Japan's Prime Minister and Economy Share the Same Fate
MIN READJul 14, 2016 | 09:30 GMT
Japanese Prime Minister Shinzo Abe faces few challengers, for now. But that could change as his political future becomes closely linked to Abenomics' success.
(KAZUHIRO NOGI/AFP/Getty Images)
Japan's ruling party was expected to perform well during the country's July 10 parliamentary elections, but the victory it clinched was even bigger than most predicted. Prime Minister Shinzo Abe and his coalition, led by the Liberal Democratic Party, garnered 60 percent of the popular vote as well as the support of parties outside the ruling bloc. The widespread support will give Abe the supermajority he needs to pass constitutional amendments -- a highly sought-after power for an administration tasked with turning the Japanese economy around.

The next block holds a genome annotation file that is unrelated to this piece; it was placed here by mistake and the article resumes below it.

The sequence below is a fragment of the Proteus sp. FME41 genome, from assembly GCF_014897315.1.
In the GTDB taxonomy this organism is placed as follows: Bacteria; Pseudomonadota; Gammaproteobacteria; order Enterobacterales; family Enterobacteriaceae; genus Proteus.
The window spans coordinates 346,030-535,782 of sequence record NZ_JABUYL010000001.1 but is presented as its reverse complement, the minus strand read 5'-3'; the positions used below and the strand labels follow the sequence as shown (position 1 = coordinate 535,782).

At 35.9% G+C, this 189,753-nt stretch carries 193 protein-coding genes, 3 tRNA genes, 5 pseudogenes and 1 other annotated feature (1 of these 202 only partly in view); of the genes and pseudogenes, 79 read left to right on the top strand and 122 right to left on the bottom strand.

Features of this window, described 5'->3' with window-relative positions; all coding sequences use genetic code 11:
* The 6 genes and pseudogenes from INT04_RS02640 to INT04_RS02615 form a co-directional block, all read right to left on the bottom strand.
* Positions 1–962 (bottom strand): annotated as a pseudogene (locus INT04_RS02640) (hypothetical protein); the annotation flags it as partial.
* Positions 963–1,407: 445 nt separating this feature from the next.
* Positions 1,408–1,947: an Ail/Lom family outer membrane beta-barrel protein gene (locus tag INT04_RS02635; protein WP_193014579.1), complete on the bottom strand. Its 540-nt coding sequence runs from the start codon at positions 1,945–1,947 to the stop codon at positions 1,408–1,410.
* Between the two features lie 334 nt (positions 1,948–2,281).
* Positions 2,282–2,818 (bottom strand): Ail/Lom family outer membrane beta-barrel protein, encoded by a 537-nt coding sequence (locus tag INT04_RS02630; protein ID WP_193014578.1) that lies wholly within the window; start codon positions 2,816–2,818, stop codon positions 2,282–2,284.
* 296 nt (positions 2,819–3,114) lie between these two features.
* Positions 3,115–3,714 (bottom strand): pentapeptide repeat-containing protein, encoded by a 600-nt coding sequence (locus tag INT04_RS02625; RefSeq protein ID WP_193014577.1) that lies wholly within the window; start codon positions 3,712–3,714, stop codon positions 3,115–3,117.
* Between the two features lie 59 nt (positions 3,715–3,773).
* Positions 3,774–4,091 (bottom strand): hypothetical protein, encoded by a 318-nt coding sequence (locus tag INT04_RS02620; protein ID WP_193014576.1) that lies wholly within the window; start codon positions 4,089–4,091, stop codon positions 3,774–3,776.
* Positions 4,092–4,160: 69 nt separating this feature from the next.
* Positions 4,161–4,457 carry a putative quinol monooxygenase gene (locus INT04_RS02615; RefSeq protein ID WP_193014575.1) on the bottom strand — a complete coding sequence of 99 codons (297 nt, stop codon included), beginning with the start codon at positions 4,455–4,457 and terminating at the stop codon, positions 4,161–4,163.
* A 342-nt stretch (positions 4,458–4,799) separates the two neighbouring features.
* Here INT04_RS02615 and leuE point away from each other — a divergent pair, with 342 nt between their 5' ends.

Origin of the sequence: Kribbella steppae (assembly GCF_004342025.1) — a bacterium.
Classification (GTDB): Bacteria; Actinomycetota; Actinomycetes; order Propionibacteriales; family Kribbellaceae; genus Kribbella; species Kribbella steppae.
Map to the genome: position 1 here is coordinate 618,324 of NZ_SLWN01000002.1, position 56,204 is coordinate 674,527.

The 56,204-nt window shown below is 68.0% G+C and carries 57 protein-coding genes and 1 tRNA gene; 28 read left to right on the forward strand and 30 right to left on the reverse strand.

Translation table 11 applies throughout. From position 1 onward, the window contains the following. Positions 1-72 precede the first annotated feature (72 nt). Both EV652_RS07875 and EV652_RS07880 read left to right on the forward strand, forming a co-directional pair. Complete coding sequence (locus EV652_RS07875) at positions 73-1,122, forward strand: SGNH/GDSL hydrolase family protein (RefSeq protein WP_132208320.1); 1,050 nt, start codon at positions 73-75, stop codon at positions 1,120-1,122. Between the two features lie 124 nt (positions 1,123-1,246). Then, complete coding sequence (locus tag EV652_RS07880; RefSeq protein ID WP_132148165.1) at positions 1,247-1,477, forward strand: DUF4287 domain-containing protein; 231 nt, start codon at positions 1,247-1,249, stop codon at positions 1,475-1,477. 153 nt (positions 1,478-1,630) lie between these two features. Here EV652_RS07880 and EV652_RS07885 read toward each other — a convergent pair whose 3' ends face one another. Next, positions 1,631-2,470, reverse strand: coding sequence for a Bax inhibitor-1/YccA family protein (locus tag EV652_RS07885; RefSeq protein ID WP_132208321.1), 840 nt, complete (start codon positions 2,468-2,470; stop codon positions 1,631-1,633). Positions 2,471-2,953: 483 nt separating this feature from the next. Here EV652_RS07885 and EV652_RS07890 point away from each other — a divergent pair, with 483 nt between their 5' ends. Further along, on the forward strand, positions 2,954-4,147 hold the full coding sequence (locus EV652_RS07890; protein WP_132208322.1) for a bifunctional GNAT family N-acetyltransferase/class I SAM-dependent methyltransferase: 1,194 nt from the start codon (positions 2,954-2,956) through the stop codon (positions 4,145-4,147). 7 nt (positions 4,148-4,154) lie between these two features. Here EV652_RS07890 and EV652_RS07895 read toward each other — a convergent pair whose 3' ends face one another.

The vote confirms that although Abe's popularity has waned in recent years, his leadership remains unchallenged. The prime minister was re-elected in September to lead the Liberal Democratic Party after running unopposed, and fragmentation among Japan's disorganized opposition groups continues to limit their effectiveness. But as Abe's economic strategy struggles to get off the ground, his political future will become closely linked to its success....
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